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Wisconsin State Journal (copy)

Two political newcomers are seeking a seat on the Dane County Board in District 24, which includes much of Monona. Tanya Buckingham and Anna Gouker are vying for the seat held by Sup. Robin Schmidt, who is not seeking re-election, in the April 3 election.

Tanya Buckingham

Tanya Buckingham

Tanya Buckingham

Age: 41

Address: 4908 Shore Acres Road, Monona

Family: Husband William, and two daughters (5, 11)

Job: Creative director, UW-Madison Cartography Lab

Previous elected office: None

Other public service: Vera Court Agency Board (oversees Bridge LakePoint Waunona Neighborhood Center, Latino Academy of Workforce Development and Vera Court Neighborhood Center)

Education: Undergraduate degrees from UW–Madison: cartography/geographic information systems, international relations, environmental studies; graduate degree from Adler University: industrial and organizational psychology

Anna Gouker

Anna Gouker

Anna Gouker

Age: 32

Address: 123 Shato Lane, Monona

Family: I have one child (a teacup Chihuahua named Coco)

Job: Writer, speaker, activist

Previous elected office: None

Other public service: None

Education: Master’s degree in rehabilitation psychology from UW-Madison

Q&A

What makes you a good choice for the Dane County Board?

Buckingham: I have lived in Dane County for nearly 40 years. My experience as a geographer, and as a successful leader for many types of organizations makes me uniquely qualified to navigate complex county issues, and engage our community throughout the process. For these reasons, I have earned the endorsements of Sup. Robin Schmidt and state Sen. Mark Miller, among others.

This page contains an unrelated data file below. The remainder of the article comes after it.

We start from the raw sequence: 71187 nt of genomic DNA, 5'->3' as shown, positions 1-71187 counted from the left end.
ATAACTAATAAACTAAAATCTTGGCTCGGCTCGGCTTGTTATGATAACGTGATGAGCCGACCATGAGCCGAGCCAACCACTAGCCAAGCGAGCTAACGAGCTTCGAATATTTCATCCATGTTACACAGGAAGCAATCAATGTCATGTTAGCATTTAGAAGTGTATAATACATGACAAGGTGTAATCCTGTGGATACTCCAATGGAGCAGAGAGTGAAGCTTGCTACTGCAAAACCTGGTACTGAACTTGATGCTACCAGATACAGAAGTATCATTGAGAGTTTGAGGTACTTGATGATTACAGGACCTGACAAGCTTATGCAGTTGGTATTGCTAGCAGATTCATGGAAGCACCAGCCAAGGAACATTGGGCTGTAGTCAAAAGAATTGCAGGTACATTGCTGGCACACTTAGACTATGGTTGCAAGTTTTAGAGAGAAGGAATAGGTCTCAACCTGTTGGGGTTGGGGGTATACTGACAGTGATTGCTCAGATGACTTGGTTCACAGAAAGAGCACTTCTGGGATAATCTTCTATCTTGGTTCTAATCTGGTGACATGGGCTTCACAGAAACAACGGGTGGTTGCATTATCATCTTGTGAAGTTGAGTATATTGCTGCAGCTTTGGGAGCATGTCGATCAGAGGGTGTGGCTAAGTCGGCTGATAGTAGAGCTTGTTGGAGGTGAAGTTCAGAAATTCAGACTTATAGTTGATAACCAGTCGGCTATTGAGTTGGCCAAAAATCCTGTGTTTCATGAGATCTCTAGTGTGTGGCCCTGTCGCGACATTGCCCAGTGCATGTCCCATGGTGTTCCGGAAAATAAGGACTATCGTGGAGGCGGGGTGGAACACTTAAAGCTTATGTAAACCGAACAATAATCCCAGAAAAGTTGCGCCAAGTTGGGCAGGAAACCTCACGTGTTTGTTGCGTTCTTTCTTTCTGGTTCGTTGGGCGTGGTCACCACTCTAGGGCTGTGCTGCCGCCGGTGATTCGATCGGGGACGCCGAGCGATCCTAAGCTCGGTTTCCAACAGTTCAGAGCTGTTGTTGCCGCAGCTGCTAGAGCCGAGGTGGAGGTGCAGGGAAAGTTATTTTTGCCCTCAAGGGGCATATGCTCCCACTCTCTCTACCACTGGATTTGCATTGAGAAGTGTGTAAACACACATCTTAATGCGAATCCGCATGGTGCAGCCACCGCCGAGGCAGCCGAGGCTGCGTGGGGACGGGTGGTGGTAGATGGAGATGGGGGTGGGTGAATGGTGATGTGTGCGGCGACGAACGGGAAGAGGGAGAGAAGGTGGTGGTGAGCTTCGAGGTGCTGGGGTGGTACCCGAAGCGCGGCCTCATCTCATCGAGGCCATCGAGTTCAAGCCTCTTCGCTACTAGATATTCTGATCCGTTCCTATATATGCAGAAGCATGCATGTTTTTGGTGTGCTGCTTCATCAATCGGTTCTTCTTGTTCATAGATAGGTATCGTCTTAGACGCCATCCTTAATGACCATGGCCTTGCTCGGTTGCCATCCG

Gouker: Navigating the world with a lifelong severe physical disability has allowed me to develop strength in my convictions. My experience as both a participant and coordinator of government services helps me understand ways to leverage partnerships, think outside the box, and bring people together. I have a unique perspective that is currently lacking on the Dane County Board.

If elected, what would be your priorities?

Buckingham: The county is setting a good example of the ways local government can take action to protect the environment and support human services. My policy priorities will be protecting our lakes, taking action to reduce our impact on climate change, decreasing barriers to thrive through supporting mental health services, and early childhood programming. All of my efforts will place a focus on strong communities.

Gouker: Having the highest employment rate in Wisconsin and rich natural resources, our Dane County community is an exceptional home. We must ensure equal access to these assets across racial and class-based barriers, as well as protect our lakes. I will do this by focusing on public transportation, educational access, fair housing and addressing the blue algae crisis in our lakes.

What do you think the county is doing well, and what could the county be doing better?

Buckingham: The county has done well to create partnerships to achieve progress on complex projects, especially while managing tight budgets. It works directly with people who are experts, and the people who will be on the receiving end of actions and decisions. Staying true to this approach is critical, and there is room to continue making communication stronger.

Gouker: I love living in Dane County because of the compassion I see between neighbors. They know that when they are in need, they can rely on family and their community. They want their government to mind this same principle. If elected, I will work to improve transparency of the Board and engage the public through regular town hall meetings.

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Shelley K. Mesch is a general assignment reporter for the Wisconsin State Journal. She earned a degree in journalism from DePaul University.